“Water is a living thing; it is life itself. In it life began.”
—Wilma Dykeman, The French Broad
What is the Wilma Dykeman RiverWay Plan?
The Wilma Dykeman RiverWay Plan connects 17 miles of existing and projected greenway systems along the French Broad and Swannanoa Rivers, from Biltmore Village north to the edge of Woodfin. The project was organized by RiverLink, an organization that promotes the French Broad Watershed as a place to live, learn, work, and play.
According to RiverLink, the RiverWay Plan builds and expands on 1989’s Riverfront Plan, which won the American Planning Association’s Large Scale Planning Award. In addition to providing environmental benefits and recreational and wellness opportunities, the Wilma Dykeman RiverWay Plan is also already revitalizing the riverfront by encouraging economic development and job creation.
What Areas and Parks are Included in the Wilma Dykeman RiverWay Plan?
The Wilma Dykeman RiverWay Plan incorporates several existing and upcoming parks and greenways:
French Broad River Park and Greenway System
Meandering through West Asheville, the French Broad Greenway System begins at Hominy Park and follows the river to French Broad River and Dog Park. It is then projected to follow the river north to Craven Street. The French Broad River Park features plenty of green space with old trees, a wildflower garden, and recreation amenities. The fenced dog park allows you space to exercise and socialize your best friend.
Carrier Park is built at the location of a former local racetrack. Today, the site features a multi-use sports field, volleyball courts, a giant playground, a roller-hockey rink, and velodrome for cycling. People interested in less structured recreation opportunities can enjoy the park’s picnic pavilion, river overlooks, and wetland interpretive trails.
Karen Cragnolin Park
Currently divided by a former junkyard, the upcoming five-acre Karen Cragnolin Park will connect French Broad River Park with Carrier Park. The park will be named after Karen Cragnolin, the former executive director of RiverLink, who helped create Carrier Park and French Broad River Park. This new park will feature places for recreation, education, and enjoying the natural beauty of the French Broad River. A pollinator garden is also slated, which will attract butterflies and bees to native flowers. Karen Cragnolin Park is scheduled to open in 2019.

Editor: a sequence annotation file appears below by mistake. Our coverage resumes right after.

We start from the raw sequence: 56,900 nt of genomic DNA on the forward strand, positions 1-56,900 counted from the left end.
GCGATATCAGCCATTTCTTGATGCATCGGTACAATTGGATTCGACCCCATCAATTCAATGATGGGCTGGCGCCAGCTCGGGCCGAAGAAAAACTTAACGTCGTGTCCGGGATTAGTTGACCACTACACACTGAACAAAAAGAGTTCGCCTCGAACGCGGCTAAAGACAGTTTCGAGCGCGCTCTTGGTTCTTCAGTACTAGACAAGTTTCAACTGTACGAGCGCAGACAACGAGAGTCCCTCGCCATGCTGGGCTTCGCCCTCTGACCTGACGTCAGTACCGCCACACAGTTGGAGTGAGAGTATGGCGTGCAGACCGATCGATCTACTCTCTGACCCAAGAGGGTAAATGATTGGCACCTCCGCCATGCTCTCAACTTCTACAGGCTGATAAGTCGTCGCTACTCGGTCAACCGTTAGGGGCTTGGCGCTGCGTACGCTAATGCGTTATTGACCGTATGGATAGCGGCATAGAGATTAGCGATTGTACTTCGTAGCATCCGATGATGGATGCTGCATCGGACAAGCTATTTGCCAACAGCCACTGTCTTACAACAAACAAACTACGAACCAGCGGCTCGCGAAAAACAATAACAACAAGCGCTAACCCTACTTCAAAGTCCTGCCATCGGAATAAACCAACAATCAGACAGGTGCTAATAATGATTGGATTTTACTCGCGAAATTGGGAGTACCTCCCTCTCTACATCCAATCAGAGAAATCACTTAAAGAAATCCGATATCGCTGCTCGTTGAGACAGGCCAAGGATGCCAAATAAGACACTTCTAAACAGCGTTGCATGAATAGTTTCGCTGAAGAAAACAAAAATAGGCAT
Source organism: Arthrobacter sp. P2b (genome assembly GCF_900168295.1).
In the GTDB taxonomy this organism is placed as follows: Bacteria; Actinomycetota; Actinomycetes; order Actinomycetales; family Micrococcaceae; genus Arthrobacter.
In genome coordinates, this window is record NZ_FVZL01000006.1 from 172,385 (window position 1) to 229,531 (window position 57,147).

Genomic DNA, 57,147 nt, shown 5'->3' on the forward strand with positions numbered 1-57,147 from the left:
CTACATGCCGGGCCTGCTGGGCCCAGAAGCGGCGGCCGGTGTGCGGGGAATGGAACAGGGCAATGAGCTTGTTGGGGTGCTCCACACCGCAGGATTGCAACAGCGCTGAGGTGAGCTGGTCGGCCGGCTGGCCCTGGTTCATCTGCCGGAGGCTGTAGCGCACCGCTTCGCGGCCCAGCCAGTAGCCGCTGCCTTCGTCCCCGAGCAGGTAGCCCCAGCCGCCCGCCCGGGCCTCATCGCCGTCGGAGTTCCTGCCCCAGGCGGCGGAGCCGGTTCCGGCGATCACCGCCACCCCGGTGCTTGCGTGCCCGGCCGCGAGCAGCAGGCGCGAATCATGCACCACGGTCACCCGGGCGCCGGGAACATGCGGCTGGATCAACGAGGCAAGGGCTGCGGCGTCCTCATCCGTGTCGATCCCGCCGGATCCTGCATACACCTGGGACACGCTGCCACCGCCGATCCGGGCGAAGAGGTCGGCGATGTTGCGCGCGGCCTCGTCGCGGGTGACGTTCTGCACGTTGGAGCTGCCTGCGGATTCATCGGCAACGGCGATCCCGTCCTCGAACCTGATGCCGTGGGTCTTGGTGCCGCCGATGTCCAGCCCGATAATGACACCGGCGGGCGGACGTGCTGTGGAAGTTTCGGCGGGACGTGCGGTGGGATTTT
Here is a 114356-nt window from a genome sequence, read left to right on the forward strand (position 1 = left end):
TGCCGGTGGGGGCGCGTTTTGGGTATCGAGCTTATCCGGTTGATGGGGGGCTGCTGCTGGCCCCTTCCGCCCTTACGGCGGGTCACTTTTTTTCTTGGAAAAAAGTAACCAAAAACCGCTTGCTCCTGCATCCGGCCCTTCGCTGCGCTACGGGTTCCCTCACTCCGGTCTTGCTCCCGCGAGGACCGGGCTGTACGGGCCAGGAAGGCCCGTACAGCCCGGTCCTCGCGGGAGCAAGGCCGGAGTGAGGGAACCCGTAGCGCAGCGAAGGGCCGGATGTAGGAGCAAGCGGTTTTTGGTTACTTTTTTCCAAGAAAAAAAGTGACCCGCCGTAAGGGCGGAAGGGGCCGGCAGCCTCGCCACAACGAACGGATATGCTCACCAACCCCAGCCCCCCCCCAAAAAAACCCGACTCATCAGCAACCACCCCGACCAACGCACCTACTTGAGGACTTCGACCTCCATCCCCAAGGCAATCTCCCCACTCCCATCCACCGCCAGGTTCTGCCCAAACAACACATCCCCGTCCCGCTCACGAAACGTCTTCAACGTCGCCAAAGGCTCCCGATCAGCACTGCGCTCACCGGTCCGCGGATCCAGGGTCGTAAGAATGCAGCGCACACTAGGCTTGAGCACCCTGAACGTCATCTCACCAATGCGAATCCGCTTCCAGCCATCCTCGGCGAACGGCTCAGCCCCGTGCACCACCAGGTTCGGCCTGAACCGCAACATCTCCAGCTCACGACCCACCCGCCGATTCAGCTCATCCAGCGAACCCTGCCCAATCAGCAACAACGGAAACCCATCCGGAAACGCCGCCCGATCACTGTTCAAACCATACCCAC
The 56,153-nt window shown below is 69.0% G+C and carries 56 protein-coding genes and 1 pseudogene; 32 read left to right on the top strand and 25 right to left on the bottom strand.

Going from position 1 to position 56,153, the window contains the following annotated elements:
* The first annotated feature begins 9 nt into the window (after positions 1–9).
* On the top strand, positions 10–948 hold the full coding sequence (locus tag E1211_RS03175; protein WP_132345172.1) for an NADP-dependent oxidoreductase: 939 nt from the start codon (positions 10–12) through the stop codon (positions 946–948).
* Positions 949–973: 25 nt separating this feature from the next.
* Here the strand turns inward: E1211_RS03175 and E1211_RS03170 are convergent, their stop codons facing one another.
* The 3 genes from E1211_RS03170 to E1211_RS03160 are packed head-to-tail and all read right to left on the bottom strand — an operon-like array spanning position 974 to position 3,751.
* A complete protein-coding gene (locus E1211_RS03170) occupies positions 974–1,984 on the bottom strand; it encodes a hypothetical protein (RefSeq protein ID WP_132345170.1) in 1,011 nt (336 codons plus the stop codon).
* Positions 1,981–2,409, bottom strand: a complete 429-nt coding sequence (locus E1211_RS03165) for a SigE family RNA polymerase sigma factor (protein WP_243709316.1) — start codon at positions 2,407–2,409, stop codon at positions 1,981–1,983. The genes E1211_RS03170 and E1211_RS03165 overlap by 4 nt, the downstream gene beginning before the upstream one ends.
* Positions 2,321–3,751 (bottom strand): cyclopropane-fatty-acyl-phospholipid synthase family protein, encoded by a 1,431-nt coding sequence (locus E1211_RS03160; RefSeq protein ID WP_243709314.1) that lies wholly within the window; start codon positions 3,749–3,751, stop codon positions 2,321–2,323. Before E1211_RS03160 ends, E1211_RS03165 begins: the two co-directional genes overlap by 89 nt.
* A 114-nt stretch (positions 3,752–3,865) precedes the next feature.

Who was Wilma Dykeman?
Wilma Dykeman (1920–2006) was an Asheville native and author of 18 books of fiction and nonfiction. Her first book, The French Broad (1955), is credited with making the first full-fledged economic argument against water pollution (seven years before Rachel Carson shifted the public’s consciousness about the environmental movement with her book, Silent Spring).
The French Broad River flows north from Transylvania County into Tennessee and is said to be the third oldest river in the world. For the first half of the twentieth century, it was also where people would toss old car tires or straight pipe industrial runoff. Dykeman’s book spearheaded renewed local interest in the river. In the past few decades, scheduled clean ups, increased regulations, and the additions of greenways, hiking trails, and bike paths have restored much of the French Broad River.
In addition to having the local riverway plan named in her honor, Dykeman was the recipient of a Guggenheim Fellowship, National Endowment for the Humanities Senior Fellowship, and the Tennessee Conservation Writer of the Year Award.
What do You Think about the Wilma Dykeman RiverWay Plan?
The French Broad River has long served as an essential artery for business, community, and conservation. What do you think about Asheville’s efforts to revitalize the riverfront?
Share Your Thoughts with Us in the Comments!
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